A lot has been made of the supposed havoc that the Internet and social media are wreaking on our attention spans, memory, creativity, relationships…The list goes on and on. But it’s important to take a step back from the “kids these days” media hype and put recent technological advancements in their proper historical context. The truth is, we have been worrying about the impact of technology on our collective humanity for centuries.
Let’s start with the telegraph. When he signed the Public Broadcasting Act into law in 1967, President Johnson made some incredibly forward-thinking comments about technology and (what was then) new media, even predicting the emergence of the Internet as a tool for learning and discovery. He anticipated potential critics, quipping about the short-sightedness of telegraph skeptics in the 1800s.
In 1844, when Henry Thoreau heard about Mr. Morse’s telegraph, he made his sour comment about the race for faster communication. “Perchance,” he warned, “the first news which will leak through into the broad, flapping American ear will be that Princess Adelaide has the whooping cough.”
Hm…Sounds a bit like Twitter-bashing to me!
Fast forward to the telephone. According to futurist Nick Bilton,
If you look at when the telephone came out, the front page of The New York Times said that people would never leave their home again. When the phonograph came out, there was an article in New York Times with this great line: blessed be the boy of the future who never has to learn how to read. They really believed that that was going to happen. We’re going through the same thing right now with screens.
So there really is a historical precedent for our fears. And to those who worry that we are losing our ability to read a classic tome or even a New Yorker article, well, there just might be evolutionary evidence suggesting that we humans simply aren’t designed to have great attention spans. Programmer Jörn Zaefferer found this fantastic nugget in Donald A. Norman’s book Emotional Design:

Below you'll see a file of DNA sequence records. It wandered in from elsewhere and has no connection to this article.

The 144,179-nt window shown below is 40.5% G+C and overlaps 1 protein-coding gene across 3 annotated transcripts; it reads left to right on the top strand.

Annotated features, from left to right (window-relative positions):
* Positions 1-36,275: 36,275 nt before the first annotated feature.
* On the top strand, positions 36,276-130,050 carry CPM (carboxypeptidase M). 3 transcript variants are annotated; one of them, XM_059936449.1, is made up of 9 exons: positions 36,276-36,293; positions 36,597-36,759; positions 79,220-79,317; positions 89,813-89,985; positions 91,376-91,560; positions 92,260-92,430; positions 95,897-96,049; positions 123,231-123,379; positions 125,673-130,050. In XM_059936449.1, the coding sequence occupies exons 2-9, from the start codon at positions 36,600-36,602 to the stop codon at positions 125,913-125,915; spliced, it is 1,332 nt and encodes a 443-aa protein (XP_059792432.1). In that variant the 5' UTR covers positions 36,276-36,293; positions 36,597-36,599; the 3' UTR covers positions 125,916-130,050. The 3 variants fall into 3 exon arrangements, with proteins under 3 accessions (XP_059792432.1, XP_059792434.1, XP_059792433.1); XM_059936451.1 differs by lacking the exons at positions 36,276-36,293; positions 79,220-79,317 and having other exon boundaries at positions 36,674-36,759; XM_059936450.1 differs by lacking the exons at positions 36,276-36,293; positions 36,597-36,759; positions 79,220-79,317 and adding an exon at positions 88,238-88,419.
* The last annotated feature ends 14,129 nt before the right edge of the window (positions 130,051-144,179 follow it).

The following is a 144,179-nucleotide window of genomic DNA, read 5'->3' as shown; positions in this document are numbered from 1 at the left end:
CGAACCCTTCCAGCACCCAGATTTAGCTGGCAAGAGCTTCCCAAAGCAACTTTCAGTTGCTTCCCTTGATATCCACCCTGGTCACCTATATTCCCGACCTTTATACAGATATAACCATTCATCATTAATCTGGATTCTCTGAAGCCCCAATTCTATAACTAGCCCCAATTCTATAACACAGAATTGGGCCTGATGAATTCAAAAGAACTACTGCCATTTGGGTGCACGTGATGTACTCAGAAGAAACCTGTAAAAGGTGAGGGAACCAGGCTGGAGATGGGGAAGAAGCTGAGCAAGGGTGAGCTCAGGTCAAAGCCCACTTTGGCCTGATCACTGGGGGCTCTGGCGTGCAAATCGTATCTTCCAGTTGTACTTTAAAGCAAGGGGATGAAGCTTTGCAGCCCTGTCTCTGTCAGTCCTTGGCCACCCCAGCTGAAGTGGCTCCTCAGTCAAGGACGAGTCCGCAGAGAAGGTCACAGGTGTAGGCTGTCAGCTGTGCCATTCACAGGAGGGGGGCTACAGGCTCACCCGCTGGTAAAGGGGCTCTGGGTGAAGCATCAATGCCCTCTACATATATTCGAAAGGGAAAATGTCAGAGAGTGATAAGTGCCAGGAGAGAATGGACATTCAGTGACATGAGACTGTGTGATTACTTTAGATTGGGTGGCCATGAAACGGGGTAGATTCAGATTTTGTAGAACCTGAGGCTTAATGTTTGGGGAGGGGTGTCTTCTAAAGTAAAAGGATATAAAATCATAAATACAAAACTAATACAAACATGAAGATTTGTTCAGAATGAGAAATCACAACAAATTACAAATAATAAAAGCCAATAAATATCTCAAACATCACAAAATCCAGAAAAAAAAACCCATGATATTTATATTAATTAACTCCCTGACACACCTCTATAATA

Today it is customary to argue that short attention spans are caused by advertisements, video games, music videos, and so on. But, in fact, the ready distractibility of attention is a biological necessity, developed through millions of years of evolution as a protective mechanism against unexpected danger: this is the primary function of the visceral level. This is probably why one byproduct of the negative affect and anxiety that results from perceived danger is a narrowing and focusing of attention. In danger, attention must not become distracted. But in the absence of anxiety, people are easily distracted, continually shifting attention. William James, the famous philosopher/psychologist, once said that his attention span was approximately ten seconds, and this in the late 1800s, far before the advent of modern distractions.
So again, nothing new. I guess you could still argue that modern technology is preying on our hard-wired lack of focus, but I believe that we humans are pretty resilient and adaptable. So instead of overwhelming ourselves with worry, let’s focus on the remarkable opportunities presented by everything from crowdsourcing to social networking to geolocation. To quote Johnson again, “We do have skeptic comments on occasions. But I don’t want you to be that skeptic. I do believe that we have important things to say to one another–and we have the wisdom to match our technical genius.“